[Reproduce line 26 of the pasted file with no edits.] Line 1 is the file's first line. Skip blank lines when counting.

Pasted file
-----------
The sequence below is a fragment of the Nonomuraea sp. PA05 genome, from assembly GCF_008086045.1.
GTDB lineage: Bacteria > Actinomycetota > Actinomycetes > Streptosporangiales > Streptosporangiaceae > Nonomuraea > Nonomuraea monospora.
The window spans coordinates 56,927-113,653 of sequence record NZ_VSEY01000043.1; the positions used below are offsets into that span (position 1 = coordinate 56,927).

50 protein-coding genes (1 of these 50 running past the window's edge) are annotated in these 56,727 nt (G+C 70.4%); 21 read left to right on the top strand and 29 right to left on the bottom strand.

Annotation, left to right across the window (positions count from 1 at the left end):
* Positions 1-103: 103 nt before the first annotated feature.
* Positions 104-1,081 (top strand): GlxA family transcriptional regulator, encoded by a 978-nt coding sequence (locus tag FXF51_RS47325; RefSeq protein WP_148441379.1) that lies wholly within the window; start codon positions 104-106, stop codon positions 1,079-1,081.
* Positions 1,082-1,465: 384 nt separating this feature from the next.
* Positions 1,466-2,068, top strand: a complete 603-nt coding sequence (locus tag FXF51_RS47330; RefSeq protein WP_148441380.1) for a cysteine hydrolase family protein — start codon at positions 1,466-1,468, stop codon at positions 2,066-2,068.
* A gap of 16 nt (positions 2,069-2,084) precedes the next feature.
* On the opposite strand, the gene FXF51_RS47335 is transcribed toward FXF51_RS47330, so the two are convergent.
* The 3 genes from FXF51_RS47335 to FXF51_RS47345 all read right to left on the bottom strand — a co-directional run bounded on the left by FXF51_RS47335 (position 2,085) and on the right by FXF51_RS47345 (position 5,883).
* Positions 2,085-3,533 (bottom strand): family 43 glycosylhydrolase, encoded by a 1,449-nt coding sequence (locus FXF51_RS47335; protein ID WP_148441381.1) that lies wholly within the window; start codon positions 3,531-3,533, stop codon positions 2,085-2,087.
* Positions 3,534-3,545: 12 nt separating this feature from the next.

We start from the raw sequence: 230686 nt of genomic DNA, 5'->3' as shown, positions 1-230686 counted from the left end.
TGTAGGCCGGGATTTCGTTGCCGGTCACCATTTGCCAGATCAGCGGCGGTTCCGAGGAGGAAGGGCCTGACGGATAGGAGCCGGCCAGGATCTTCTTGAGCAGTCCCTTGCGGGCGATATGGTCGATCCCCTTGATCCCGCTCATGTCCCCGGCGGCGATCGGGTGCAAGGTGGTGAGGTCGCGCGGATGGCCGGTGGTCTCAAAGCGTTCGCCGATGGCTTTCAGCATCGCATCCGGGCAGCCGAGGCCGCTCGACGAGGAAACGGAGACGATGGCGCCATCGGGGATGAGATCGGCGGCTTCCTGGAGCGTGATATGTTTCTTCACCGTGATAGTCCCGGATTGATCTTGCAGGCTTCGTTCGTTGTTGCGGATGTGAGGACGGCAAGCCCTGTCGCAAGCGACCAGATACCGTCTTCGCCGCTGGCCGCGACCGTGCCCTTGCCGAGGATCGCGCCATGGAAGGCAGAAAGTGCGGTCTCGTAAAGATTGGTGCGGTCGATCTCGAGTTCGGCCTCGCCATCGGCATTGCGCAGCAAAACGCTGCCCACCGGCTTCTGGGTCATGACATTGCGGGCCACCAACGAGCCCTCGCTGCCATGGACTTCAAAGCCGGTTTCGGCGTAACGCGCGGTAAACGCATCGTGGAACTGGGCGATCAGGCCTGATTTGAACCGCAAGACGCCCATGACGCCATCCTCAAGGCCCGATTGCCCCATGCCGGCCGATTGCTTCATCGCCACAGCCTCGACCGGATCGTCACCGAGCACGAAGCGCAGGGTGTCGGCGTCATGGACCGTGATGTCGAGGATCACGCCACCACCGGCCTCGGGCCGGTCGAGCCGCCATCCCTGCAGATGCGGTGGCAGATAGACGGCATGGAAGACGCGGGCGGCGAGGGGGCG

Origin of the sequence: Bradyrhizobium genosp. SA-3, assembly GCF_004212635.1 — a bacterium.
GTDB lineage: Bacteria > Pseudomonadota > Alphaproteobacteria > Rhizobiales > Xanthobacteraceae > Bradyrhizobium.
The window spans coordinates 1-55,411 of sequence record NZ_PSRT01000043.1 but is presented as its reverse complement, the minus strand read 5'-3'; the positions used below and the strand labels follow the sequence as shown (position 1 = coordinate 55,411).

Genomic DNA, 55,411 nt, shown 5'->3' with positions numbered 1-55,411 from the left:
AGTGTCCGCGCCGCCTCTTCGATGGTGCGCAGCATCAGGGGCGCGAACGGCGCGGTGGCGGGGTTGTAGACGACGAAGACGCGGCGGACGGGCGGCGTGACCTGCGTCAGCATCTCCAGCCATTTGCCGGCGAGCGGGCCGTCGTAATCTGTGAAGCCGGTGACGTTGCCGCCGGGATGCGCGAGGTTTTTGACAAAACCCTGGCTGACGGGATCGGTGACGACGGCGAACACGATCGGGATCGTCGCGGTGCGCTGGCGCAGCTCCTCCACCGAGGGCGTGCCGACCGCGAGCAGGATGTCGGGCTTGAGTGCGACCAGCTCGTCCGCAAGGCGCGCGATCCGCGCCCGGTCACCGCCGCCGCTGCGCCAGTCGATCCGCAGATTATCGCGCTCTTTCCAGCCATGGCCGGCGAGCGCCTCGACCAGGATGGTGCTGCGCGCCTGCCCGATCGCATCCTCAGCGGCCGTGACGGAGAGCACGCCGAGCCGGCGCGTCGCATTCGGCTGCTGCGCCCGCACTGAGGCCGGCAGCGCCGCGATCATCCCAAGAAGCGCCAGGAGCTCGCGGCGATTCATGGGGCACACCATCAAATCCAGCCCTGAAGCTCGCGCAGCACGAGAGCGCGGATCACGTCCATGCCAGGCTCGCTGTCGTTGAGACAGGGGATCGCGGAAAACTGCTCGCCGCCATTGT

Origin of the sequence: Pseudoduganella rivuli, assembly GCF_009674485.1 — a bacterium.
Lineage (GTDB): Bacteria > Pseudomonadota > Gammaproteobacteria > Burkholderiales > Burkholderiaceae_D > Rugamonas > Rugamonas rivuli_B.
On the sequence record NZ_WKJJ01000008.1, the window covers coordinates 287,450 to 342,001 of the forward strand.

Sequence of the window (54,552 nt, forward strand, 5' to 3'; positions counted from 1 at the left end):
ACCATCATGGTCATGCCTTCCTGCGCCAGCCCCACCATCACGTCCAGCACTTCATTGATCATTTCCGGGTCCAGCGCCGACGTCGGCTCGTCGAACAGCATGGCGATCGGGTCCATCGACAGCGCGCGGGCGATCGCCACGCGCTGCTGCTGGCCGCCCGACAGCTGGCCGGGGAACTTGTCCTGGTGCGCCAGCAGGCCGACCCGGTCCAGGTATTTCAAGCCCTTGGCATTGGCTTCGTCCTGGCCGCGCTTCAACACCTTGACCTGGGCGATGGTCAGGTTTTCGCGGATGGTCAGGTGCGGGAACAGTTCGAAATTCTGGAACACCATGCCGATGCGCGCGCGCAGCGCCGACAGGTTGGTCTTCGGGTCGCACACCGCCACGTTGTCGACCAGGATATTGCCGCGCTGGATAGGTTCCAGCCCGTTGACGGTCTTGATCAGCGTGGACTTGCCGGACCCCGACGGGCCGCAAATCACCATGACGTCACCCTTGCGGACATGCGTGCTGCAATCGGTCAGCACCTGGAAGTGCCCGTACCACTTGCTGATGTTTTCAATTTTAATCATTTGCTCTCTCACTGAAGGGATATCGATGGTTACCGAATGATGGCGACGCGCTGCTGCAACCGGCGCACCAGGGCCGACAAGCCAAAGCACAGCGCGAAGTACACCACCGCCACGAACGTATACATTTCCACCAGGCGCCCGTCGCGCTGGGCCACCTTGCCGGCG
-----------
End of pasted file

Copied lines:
ACCATCATGGTCATGCCTTCCTGCGCCAGCCCCACCATCACGTCCAGCACTTCATTGATCATTTCCGGGTCCAGCGCCGACGTCGGCTCGTCGAACAGCATGGCGATCGGGTCCATCGACAGCGCGCGGGCGATCGCCACGCGCTGCTGCTGGCCGCCCGACAGCTGGCCGGGGAACTTGTCCTGGTGCGCCAGCAGGCCGACCCGGTCCAGGTATTTCAAGCCCTTGGCATTGGCTTCGTCCTGGCCGCGCTTCAACACCTTGACCTGGGCGATGGTCAGGTTTTCGCGGATGGTCAGGTGCGGGAACAGTTCGAAATTCTGGAACACCATGCCGATGCGCGCGCGCAGCGCCGACAGGTTGGTCTTCGGGTCGCACACCGCCACGTTGTCGACCAGGATATTGCCGCGCTGGATAGGTTCCAGCCCGTTGACGGTCTTGATCAGCGTGGACTTGCCGGACCCCGACGGGCCGCAAATCACCATGACGTCACCCTTGCGGACATGCGTGCTGCAATCGGTCAGCACCTGGAAGTGCCCGTACCACTTGCTGATGTTTTCAATTTTAATCATTTGCTCTCTCACTGAAGGGATATCGATGGTTACCGAATGATGGCGACGCGCTGCTGCAACCGGCGCACCAGGGCCGACAAGCCAAAGCACAGCGCGAAGTACACCACCGCCACGAACGTATACATTTCCACCAGGCGCCCGTCGCGCTGGGCCACCTTGCCGGCG